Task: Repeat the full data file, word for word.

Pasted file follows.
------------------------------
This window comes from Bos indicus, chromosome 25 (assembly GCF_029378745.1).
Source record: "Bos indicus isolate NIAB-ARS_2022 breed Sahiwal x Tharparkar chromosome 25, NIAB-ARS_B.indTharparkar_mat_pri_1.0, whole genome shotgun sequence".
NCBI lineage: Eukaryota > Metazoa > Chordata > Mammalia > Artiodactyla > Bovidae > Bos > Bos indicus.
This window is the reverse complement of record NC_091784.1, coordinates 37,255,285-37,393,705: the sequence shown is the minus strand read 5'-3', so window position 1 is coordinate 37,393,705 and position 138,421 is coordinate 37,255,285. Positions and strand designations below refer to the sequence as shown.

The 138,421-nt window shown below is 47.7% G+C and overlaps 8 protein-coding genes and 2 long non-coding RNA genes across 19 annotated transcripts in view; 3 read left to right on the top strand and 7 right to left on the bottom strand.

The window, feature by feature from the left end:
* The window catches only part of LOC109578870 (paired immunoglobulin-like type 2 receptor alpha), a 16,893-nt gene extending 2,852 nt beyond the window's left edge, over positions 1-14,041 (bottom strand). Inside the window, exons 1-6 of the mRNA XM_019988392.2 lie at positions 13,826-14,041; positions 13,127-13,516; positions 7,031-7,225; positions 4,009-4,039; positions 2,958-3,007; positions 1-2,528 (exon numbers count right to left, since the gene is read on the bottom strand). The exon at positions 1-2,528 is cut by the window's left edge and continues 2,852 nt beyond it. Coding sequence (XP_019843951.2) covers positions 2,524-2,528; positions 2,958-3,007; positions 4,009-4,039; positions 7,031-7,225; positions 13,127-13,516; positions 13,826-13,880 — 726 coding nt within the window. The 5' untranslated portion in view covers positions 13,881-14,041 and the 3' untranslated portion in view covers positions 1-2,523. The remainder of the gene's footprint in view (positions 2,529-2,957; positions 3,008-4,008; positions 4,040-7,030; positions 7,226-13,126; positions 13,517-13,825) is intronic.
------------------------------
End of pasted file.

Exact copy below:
This window comes from Bos indicus, chromosome 25 (assembly GCF_029378745.1).
Source record: "Bos indicus isolate NIAB-ARS_2022 breed Sahiwal x Tharparkar chromosome 25, NIAB-ARS_B.indTharparkar_mat_pri_1.0, whole genome shotgun sequence".
NCBI lineage: Eukaryota > Metazoa > Chordata > Mammalia > Artiodactyla > Bovidae > Bos > Bos indicus.
This window is the reverse complement of record NC_091784.1, coordinates 37,255,285-37,393,705: the sequence shown is the minus strand read 5'-3', so window position 1 is coordinate 37,393,705 and position 138,421 is coordinate 37,255,285. Positions and strand designations below refer to the sequence as shown.

The 138,421-nt window shown below is 47.7% G+C and overlaps 8 protein-coding genes and 2 long non-coding RNA genes across 19 annotated transcripts in view; 3 read left to right on the top strand and 7 right to left on the bottom strand.

The window, feature by feature from the left end:
* The window catches only part of LOC109578870 (paired immunoglobulin-like type 2 receptor alpha), a 16,893-nt gene extending 2,852 nt beyond the window's left edge, over positions 1-14,041 (bottom strand). Inside the window, exons 1-6 of the mRNA XM_019988392.2 lie at positions 13,826-14,041; positions 13,127-13,516; positions 7,031-7,225; positions 4,009-4,039; positions 2,958-3,007; positions 1-2,528 (exon numbers count right to left, since the gene is read on the bottom strand). The exon at positions 1-2,528 is cut by the window's left edge and continues 2,852 nt beyond it. Coding sequence (XP_019843951.2) covers positions 2,524-2,528; positions 2,958-3,007; positions 4,009-4,039; positions 7,031-7,225; positions 13,127-13,516; positions 13,826-13,880 — 726 coding nt within the window. The 5' untranslated portion in view covers positions 13,881-14,041 and the 3' untranslated portion in view covers positions 1-2,523. The remainder of the gene's footprint in view (positions 2,529-2,957; positions 3,008-4,008; positions 4,040-7,030; positions 7,226-13,126; positions 13,517-13,825) is intronic.